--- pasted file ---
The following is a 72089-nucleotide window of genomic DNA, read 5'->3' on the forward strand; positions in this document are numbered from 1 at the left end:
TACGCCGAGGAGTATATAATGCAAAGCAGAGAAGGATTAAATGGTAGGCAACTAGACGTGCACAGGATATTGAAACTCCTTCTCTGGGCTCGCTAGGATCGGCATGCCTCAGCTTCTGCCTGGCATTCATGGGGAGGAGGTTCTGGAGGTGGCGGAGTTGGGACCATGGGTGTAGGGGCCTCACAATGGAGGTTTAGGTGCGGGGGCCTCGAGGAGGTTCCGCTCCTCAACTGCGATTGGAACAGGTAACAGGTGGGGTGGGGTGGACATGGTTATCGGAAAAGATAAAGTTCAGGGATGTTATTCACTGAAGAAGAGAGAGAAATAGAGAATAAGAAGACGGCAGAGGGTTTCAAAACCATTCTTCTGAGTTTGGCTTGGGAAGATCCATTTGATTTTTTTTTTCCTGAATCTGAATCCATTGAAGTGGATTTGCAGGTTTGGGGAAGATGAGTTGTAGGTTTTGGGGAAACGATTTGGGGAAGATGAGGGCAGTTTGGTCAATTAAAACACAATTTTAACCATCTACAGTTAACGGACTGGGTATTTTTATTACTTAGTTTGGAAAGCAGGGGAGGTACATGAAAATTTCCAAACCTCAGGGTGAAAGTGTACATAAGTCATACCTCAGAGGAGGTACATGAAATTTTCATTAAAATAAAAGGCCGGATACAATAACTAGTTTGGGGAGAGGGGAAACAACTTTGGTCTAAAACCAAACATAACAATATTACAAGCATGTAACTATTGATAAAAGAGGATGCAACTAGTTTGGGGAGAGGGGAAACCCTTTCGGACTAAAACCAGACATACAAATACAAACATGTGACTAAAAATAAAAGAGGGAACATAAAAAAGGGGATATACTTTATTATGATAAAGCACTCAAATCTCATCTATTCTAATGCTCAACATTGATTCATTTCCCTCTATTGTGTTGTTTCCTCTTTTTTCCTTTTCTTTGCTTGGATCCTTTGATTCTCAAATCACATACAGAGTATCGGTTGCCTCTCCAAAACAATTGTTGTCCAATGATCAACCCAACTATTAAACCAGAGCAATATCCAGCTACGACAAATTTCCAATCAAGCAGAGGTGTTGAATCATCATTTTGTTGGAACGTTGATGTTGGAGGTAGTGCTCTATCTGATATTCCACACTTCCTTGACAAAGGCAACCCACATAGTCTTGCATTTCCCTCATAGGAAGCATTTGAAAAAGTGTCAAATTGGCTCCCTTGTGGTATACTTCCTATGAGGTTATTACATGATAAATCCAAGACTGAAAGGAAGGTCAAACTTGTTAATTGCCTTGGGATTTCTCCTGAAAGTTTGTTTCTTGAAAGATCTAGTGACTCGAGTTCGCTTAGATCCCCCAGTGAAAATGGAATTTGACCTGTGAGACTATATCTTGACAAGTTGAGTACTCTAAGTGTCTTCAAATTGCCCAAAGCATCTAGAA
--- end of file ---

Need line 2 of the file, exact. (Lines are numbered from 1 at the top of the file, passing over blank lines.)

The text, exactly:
TACGCCGAGGAGTATATAATGCAAAGCAGAGAAGGATTAAATGGTAGGCAACTAGACGTGCACAGGATATTGAAACTCCTTCTCTGGGCTCGCTAGGATCGGCATGCCTCAGCTTCTGCCTGGCATTCATGGGGAGGAGGTTCTGGAGGTGGCGGAGTTGGGACCATGGGTGTAGGGGCCTCACAATGGAGGTTTAGGTGCGGGGGCCTCGAGGAGGTTCCGCTCCTCAACTGCGATTGGAACAGGTAACAGGTGGGGTGGGGTGGACATGGTTATCGGAAAAGATAAAGTTCAGGGATGTTATTCACTGAAGAAGAGAGAGAAATAGAGAATAAGAAGACGGCAGAGGGTTTCAAAACCATTCTTCTGAGTTTGGCTTGGGAAGATCCATTTGATTTTTTTTTTCCTGAATCTGAATCCATTGAAGTGGATTTGCAGGTTTGGGGAAGATGAGTTGTAGGTTTTGGGGAAACGATTTGGGGAAGATGAGGGCAGTTTGGTCAATTAAAACACAATTTTAACCATCTACAGTTAACGGACTGGGTATTTTTATTACTTAGTTTGGAAAGCAGGGGAGGTACATGAAAATTTCCAAACCTCAGGGTGAAAGTGTACATAAGTCATACCTCAGAGGAGGTACATGAAATTTTCATTAAAATAAAAGGCCGGATACAATAACTAGTTTGGGGAGAGGGGAAACAACTTTGGTCTAAAACCAAACATAACAATATTACAAGCATGTAACTATTGATAAAAGAGGATGCAACTAGTTTGGGGAGAGGGGAAACCCTTTCGGACTAAAACCAGACATACAAATACAAACATGTGACTAAAAATAAAAGAGGGAACATAAAAAAGGGGATATACTTTATTATGATAAAGCACTCAAATCTCATCTATTCTAATGCTCAACATTGATTCATTTCCCTCTATTGTGTTGTTTCCTCTTTTTTCCTTTTCTTTGCTTGGATCCTTTGATTCTCAAATCACATACAGAGTATCGGTTGCCTCTCCAAAACAATTGTTGTCCAATGATCAACCCAACTATTAAACCAGAGCAATATCCAGCTACGACAAATTTCCAATCAAGCAGAGGTGTTGAATCATCATTTTGTTGGAACGTTGATGTTGGAGGTAGTGCTCTATCTGATATTCCACACTTCCTTGACAAAGGCAACCCACATAGTCTTGCATTTCCCTCATAGGAAGCATTTGAAAAAGTGTCAAATTGGCTCCCTTGTGGTATACTTCCTATGAGGTTATTACATGATAAATCCAAGACTGAAAGGAAGGTCAAACTTGTTAATTGCCTTGGGATTTCTCCTGAAAGTTTGTTTCTTGAAAGATCTAGTGACTCGAGTTCGCTTAGATCCCCCAGTGAAAATGGAATTTGACCTGTGAGACTATATCTTGACAAGTTGAGTACTCTAAGTGTCTTCAAATTGCCCAAAGCATCTAGAA